Integrity, Understanding, Results

Facebook and Family Court

by Linda Smith 12. March 2013 14:05

One of the first questions I ask clients who are or are about to be involved in family law litigation is: “Do you have a Facebook account?” 

Facebook and other similar social media sites often tell a far different story about one’s conduct than what a party has entered into evidence in court proceedings.   Is it admissible evidence?  You bet it is. All sorts of electronic communication including emails, voicemails, texts, tweets and anything posted online that is public can be used as evidence if it is relevant to the case.  What you say and do online can have serious implications in Family Court proceedings.

Even though your ex may not be your Facebook friend,  it is possible that you have a mutual friend who is letting your ex log in under their name or view their page.  Remember:  Nothing is private on the internet.  If you would not want to read it on the front page of a national newspaper, don’t post it on Facebook. 

Some common examples of Facebook posts used as evidence in Court include:

Saying vulgar, inappropriate and negative things about the other party; such as calling the father of a child a “sperm donor”.

Checking in from a night club at 1 a.m. when the party is supposed to be caring for a child.

A party telling the Court they don’t have a job and posting on Facebook that they took the day off work.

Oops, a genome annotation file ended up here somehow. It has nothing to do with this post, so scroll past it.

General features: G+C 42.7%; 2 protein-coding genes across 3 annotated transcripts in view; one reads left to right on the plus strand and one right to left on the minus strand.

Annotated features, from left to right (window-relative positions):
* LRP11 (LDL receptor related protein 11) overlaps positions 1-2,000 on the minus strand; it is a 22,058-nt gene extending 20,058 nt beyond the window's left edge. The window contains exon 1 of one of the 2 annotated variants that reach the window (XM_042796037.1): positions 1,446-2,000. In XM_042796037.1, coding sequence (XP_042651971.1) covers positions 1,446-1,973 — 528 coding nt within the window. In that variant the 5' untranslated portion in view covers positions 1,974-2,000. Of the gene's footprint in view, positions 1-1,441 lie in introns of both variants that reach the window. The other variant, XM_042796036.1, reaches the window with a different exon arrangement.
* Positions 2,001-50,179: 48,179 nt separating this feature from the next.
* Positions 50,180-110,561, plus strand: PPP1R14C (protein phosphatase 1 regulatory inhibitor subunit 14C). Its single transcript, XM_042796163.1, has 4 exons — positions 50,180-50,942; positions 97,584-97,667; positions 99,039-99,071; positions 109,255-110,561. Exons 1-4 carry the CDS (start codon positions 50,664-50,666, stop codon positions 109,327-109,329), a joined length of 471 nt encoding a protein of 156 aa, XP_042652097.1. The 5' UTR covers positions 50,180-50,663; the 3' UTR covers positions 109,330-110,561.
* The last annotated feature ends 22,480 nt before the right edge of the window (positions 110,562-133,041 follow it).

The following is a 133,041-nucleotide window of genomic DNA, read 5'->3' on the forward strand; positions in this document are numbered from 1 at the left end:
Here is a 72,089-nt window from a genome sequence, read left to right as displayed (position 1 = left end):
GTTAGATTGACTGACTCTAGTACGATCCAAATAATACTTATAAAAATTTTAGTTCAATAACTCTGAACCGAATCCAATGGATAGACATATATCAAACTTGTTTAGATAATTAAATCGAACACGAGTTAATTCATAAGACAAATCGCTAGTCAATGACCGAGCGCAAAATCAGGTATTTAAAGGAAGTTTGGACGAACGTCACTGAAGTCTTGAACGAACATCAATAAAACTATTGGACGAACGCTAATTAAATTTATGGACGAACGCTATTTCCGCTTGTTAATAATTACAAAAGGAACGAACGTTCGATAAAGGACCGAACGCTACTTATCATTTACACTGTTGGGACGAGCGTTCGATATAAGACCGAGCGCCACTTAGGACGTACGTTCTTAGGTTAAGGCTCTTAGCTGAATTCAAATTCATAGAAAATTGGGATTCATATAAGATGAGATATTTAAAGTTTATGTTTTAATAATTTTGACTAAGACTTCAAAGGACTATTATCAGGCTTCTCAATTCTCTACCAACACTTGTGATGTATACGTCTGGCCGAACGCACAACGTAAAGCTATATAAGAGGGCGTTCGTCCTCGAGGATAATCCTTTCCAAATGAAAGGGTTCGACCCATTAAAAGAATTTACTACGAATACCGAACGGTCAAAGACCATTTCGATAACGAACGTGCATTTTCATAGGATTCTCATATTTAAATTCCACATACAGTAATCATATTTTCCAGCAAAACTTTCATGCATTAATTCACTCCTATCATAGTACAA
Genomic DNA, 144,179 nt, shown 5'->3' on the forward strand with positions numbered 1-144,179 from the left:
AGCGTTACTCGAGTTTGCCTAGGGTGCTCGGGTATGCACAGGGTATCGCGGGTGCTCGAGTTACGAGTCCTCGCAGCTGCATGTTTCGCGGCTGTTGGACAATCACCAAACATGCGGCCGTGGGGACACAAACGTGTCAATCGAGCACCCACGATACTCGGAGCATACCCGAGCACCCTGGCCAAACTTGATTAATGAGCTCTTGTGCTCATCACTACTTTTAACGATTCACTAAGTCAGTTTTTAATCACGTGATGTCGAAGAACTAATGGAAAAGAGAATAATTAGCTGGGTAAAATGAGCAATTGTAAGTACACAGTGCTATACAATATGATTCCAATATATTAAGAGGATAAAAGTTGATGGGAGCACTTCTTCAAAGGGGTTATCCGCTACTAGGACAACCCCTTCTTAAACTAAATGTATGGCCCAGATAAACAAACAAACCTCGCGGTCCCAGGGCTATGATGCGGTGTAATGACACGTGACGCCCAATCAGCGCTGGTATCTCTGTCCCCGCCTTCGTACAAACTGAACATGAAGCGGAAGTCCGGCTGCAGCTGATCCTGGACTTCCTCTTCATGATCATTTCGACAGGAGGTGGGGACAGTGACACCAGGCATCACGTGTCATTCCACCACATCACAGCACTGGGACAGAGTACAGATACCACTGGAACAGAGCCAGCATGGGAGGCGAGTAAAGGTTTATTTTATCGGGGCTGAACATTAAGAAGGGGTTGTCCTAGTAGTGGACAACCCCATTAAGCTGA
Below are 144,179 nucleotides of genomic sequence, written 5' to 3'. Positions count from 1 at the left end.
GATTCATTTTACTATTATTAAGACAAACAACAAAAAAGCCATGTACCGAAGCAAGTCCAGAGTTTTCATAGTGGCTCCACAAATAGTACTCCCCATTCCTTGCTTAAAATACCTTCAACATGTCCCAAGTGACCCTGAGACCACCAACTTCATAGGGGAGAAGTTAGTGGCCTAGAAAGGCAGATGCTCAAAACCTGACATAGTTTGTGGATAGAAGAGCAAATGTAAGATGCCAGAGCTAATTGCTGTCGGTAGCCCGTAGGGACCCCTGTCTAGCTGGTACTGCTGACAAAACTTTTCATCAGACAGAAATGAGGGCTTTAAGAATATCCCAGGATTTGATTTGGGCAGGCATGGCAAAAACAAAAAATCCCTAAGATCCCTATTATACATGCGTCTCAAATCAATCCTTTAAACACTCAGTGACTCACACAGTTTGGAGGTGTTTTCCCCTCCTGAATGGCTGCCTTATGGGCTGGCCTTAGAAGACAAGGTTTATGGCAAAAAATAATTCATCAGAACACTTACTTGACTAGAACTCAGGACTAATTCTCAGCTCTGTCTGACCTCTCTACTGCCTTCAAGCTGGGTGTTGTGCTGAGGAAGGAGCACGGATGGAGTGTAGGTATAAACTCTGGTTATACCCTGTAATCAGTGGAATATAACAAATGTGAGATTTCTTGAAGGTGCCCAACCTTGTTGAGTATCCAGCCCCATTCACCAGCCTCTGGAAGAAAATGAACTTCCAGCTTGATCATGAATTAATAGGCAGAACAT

And then there are the photos;  Facebook photos can be used as evidence of conduct and lifestyle.  Having your friend tag a photo of you holding a beer with 10 empties in the background is damaging and could be used against you. That photo of you and your friends on your last vacation could pop up as contradictory evidence of your lifestyle.   Who can see tags?  More people than you would imagine.  This photo can easily reach a large number of people.  It is likely visible on the timelines of your friends and the friend of anyone else tagged in the photo.

All of these things can and regularly do end up before the Court in an Affidavit.

If you are heading off to Family Court, seriously consider whether keeping your Facebook account is in your best interest.  At the very least review your privacy settings and think about who you have on your friends list. Regularly monitor status updates and photos and that you are tagged in to preserve your online reputation.  Learn how to untag yourself.  You may also want to consider enabling Timeline Review in your privacy settings to allow you to review and approve posts from anyone (including your friends) before they appear on your timeline.  There are several helpful websites out there such as that provide instructions on locking down your Facebook page. 

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Electronic Communication | Family Law

About the author

Smith & Company is a small user friendly law firm conveniently located in downtown Kingston, Ontario. We are committed to providing efficient, cost-effective, quality legal representation in Kingston and the surrounding area.

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